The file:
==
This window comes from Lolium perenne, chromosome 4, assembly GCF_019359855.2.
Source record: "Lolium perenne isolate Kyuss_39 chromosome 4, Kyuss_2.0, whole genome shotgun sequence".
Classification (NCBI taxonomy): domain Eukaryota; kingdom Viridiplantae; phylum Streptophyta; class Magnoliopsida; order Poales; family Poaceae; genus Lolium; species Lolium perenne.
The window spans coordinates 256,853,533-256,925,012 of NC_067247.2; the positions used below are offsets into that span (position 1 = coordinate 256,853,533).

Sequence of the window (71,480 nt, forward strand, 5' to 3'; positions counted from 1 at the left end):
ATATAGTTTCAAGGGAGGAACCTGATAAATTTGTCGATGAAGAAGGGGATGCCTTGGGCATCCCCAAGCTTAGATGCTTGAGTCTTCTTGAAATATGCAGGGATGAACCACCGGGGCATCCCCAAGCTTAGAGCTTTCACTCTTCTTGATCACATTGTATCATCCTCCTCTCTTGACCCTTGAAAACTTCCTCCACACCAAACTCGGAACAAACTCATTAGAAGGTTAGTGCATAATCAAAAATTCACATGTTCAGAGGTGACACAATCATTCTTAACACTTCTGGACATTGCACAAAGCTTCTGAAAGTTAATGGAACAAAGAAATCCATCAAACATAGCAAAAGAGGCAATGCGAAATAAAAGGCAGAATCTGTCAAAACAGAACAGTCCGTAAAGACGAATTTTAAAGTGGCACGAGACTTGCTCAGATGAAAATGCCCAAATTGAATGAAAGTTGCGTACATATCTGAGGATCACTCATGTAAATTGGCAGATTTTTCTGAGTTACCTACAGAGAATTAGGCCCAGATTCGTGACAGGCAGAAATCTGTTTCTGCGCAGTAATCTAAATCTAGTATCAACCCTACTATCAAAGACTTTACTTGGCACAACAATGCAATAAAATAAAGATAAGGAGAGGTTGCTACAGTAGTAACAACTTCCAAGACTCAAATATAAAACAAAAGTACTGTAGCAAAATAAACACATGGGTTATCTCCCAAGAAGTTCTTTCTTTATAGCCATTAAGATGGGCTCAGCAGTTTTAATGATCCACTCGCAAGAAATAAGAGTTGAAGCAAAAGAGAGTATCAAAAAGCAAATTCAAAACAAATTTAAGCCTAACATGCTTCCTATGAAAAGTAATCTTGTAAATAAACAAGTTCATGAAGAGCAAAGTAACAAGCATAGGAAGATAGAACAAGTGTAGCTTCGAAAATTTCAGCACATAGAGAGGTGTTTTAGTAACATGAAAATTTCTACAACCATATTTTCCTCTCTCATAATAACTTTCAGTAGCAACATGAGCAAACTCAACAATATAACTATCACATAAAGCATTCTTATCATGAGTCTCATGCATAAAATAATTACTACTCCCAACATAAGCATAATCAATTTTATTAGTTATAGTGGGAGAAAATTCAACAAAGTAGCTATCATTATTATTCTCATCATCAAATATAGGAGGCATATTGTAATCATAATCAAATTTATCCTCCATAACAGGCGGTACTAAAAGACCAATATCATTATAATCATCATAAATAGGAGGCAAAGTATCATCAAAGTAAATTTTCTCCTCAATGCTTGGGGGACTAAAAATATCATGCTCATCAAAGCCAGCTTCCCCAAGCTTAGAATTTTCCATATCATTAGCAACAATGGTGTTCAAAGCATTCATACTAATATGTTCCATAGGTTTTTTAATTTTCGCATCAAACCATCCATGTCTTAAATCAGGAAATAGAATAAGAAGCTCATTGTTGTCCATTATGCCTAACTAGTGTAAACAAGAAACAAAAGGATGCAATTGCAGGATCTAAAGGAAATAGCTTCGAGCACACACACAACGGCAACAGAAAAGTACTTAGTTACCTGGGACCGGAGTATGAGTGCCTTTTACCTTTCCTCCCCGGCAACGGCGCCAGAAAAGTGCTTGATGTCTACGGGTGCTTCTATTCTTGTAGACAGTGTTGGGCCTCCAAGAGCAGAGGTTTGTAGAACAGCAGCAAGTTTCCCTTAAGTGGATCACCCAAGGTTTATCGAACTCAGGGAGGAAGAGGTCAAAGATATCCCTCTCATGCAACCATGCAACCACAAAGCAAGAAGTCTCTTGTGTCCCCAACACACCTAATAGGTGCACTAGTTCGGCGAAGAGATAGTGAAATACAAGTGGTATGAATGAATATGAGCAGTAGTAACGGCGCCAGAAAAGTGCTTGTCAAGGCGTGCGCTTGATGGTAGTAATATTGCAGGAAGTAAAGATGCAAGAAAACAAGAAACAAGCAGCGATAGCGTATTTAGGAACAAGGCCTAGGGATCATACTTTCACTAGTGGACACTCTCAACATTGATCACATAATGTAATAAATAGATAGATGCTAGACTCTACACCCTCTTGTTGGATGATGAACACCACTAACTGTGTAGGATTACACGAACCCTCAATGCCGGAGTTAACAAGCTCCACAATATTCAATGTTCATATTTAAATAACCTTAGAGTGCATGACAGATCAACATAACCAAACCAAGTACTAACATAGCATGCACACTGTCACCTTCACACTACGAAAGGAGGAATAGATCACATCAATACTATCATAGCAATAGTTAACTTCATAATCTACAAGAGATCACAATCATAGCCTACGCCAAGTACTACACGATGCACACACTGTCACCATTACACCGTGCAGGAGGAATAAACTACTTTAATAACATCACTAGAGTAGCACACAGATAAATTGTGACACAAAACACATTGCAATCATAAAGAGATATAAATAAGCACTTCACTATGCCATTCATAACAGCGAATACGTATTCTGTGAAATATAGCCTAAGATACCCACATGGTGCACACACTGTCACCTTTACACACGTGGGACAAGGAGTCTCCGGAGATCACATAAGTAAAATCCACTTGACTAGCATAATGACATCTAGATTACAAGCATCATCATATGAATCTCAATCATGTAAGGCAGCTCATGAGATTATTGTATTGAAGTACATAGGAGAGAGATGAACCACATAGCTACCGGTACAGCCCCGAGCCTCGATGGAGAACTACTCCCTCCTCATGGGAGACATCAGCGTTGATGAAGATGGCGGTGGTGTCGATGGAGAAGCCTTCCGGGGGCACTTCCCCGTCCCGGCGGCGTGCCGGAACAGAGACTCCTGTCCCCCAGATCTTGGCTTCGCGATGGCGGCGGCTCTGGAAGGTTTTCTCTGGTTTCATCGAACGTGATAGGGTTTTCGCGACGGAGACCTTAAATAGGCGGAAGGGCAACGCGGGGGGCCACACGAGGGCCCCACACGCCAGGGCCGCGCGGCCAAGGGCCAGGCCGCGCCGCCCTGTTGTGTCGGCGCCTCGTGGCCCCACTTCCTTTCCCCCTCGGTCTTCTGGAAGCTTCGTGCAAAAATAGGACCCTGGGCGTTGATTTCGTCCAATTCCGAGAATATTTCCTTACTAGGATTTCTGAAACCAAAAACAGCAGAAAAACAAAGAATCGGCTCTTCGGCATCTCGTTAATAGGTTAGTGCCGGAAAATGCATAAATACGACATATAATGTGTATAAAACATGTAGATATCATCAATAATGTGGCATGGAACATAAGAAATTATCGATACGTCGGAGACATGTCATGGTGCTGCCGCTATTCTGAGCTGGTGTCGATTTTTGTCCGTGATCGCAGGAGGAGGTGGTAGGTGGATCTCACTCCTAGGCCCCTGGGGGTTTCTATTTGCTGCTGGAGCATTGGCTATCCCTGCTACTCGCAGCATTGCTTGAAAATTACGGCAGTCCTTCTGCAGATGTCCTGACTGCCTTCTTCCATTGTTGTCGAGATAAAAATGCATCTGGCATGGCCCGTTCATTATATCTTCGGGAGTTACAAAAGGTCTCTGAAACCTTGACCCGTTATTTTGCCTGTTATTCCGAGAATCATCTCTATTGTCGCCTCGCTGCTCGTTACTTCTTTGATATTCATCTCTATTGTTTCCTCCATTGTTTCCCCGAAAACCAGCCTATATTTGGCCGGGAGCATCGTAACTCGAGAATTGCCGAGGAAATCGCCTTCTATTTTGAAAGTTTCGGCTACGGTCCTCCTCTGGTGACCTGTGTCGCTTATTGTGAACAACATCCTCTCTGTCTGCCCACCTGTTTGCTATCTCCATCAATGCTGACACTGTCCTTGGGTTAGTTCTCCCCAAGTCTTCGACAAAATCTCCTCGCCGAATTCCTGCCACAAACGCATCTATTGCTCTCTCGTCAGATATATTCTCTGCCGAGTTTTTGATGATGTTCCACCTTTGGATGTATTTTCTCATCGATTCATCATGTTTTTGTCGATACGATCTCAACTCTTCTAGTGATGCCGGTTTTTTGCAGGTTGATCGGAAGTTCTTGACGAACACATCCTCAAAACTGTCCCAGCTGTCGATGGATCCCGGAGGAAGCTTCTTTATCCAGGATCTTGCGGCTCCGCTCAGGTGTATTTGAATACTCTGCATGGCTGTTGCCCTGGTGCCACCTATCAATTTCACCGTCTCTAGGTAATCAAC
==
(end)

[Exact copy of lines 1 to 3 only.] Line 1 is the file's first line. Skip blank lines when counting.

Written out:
This window comes from Lolium perenne, chromosome 4, assembly GCF_019359855.2.
Source record: "Lolium perenne isolate Kyuss_39 chromosome 4, Kyuss_2.0, whole genome shotgun sequence".
Classification (NCBI taxonomy): domain Eukaryota; kingdom Viridiplantae; phylum Streptophyta; class Magnoliopsida; order Poales; family Poaceae; genus Lolium; species Lolium perenne.